This series of blogs is about the 2011 new status quo of the Green Lantern universe. I’ve looked at 5 different comic titles of the new 52: Justice League, Green Lantern, Red Lanterns, Green Lantern Corps, and Green Lantern: New Guardians. These blogs are a mixture of my first impressions and an introduction to this story for new readers.
Today, I’m talking about the 5 #1′s that featured the Corps and the emotional spectrum, while I spend the rest of the week talking about the direction that the four Lantern books and related media started with. What do I have to say about the figureheads of this “DCnU”, or DC new universe, the “new 52″, a title which harkens back to one of recent years’ most popular series? From a strictly literary standpoint, the new 52 was a colossal failure. Series failed to introduce characters, at times preferring to stick to long-established arcs that new readers picking up a #1 are clueless about, such as in Green Lantern, or by trying to accomplish too much to accomplish anything, like in Justice League. While I’m not dwelling on comics that I didn’t read, the well-known transformation of Starfire from a caring lover and friend to an anonymous-sex demanding bimbo in Red Hood and the Outlaws #1 or the rape/gratuitous sex scene that ended Catwoman #1 are some more blatant examples of the fact that the new 52 was a poorly coordinated collection of stories. Justice League #1 was largely a farce. While Darkseid was hinted at, the book largely existed to hold the well-known “superpowers vs Batman” debate that has been going on since people realized that Superman and Batman comics both existed. Any and every story that it told was secondary to this comedic routine, leaving me with a desire not to bother picking up this book again.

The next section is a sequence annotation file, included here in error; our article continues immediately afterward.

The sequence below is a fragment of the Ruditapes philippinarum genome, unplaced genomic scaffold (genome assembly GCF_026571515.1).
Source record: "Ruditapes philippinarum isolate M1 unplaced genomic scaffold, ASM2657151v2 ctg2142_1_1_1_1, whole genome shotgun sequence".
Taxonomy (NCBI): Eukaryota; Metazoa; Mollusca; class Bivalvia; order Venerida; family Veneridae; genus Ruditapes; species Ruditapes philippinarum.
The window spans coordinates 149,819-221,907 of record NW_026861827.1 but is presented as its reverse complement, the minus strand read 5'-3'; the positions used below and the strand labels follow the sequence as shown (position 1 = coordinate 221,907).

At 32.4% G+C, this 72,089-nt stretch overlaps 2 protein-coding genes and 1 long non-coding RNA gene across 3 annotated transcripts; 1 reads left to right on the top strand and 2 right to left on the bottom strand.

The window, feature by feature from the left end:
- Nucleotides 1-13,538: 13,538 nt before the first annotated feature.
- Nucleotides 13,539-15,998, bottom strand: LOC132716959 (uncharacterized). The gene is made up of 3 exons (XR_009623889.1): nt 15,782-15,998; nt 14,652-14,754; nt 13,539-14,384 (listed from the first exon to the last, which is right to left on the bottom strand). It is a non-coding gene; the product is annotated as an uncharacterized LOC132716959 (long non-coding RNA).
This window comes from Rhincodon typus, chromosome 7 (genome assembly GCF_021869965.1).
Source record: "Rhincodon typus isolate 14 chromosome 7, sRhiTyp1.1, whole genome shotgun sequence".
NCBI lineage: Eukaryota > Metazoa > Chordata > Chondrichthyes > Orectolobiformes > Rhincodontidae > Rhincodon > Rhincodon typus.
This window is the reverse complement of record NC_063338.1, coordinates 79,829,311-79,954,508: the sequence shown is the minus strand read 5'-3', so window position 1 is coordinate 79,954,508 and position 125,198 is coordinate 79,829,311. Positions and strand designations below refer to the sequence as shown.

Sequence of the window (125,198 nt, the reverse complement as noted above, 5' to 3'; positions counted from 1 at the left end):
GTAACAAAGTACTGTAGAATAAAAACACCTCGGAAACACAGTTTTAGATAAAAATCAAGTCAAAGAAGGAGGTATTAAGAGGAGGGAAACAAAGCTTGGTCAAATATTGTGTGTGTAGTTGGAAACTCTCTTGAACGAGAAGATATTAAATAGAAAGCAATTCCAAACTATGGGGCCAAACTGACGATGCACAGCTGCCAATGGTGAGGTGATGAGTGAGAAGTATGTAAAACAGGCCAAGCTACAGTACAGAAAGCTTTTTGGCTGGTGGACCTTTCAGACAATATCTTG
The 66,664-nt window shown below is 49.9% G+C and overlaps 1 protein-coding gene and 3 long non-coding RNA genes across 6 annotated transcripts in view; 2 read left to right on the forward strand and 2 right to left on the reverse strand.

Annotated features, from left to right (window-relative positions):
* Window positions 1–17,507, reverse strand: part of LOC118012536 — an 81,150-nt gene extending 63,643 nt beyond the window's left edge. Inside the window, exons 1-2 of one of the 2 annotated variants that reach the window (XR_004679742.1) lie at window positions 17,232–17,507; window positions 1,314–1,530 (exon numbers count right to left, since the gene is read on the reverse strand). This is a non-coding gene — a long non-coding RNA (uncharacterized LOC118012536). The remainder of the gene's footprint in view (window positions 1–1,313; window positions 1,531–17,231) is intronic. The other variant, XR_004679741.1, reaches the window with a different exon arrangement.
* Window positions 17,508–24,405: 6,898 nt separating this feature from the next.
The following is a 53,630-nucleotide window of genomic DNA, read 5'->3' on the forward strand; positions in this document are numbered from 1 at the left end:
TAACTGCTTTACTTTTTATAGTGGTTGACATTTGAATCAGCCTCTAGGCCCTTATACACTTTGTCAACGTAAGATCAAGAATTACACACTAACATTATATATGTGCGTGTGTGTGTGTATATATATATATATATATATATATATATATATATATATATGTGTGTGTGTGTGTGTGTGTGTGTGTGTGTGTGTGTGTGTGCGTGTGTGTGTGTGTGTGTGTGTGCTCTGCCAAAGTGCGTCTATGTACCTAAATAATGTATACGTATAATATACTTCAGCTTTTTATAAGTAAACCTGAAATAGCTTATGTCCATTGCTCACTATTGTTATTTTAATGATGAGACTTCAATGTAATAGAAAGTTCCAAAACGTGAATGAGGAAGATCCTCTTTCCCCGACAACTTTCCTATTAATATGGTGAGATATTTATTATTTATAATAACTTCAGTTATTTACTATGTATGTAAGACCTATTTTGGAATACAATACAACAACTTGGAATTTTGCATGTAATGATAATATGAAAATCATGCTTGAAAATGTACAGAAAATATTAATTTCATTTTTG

Green Lantern #1 was more driven by the story, as well as having a large focus on characters. The problem here, though, is that a #1 issue generally gives you some sort of insight as to what’s going on, or at least you have an indication that it is coming in the future. GL #1, on the other hand, gave you more of a mind to read the previous storyline, which in turn requires you to have read several storylines previous. In short, while it may have been a decent issue of Green Lantern, this is impossible to tell for readers who were, in fact, looking for Green Lantern #1. Almost a polar opposite in terms of the reaction it’s received, Red Lanterns #1 has been criticized almost for being too well wrapped up; while many people claimed it was among their least favorite #1s, by far the largest reason I’ve seen is that it gives no indication as to how it can last as a long-running series. This issue set up a protagonist, a conflict, and motivations, but it failed to strike people at the emotional level that readers of a comic about the avatars of rage would expect.
Green Lantern Corps and Green Lantern: New Guardians struck me as two of the best first issues to come out of this. There was nothing here like Green Lantern Corps: Recharge in terms of really digging readers in, which to me is a failure for the purposes of a massive, high-publicity relaunch intended to bring in a ton of new readers, but it does the purpose of a number one. The characters are introduced, the concept and story arc are introduced, and you’re not forced to research the last four years of comics to understand what it is that you’re reading.
That’s about it for today, and my first look at what the new 52 brought us for DC comics. I said that these first issues were a strictly literary failure; many of these are stunningly drawn and they’ve been selling like hotcakes. Over the next few weeks I’ll take a look at each series and tell you why first impressions aren’t everything.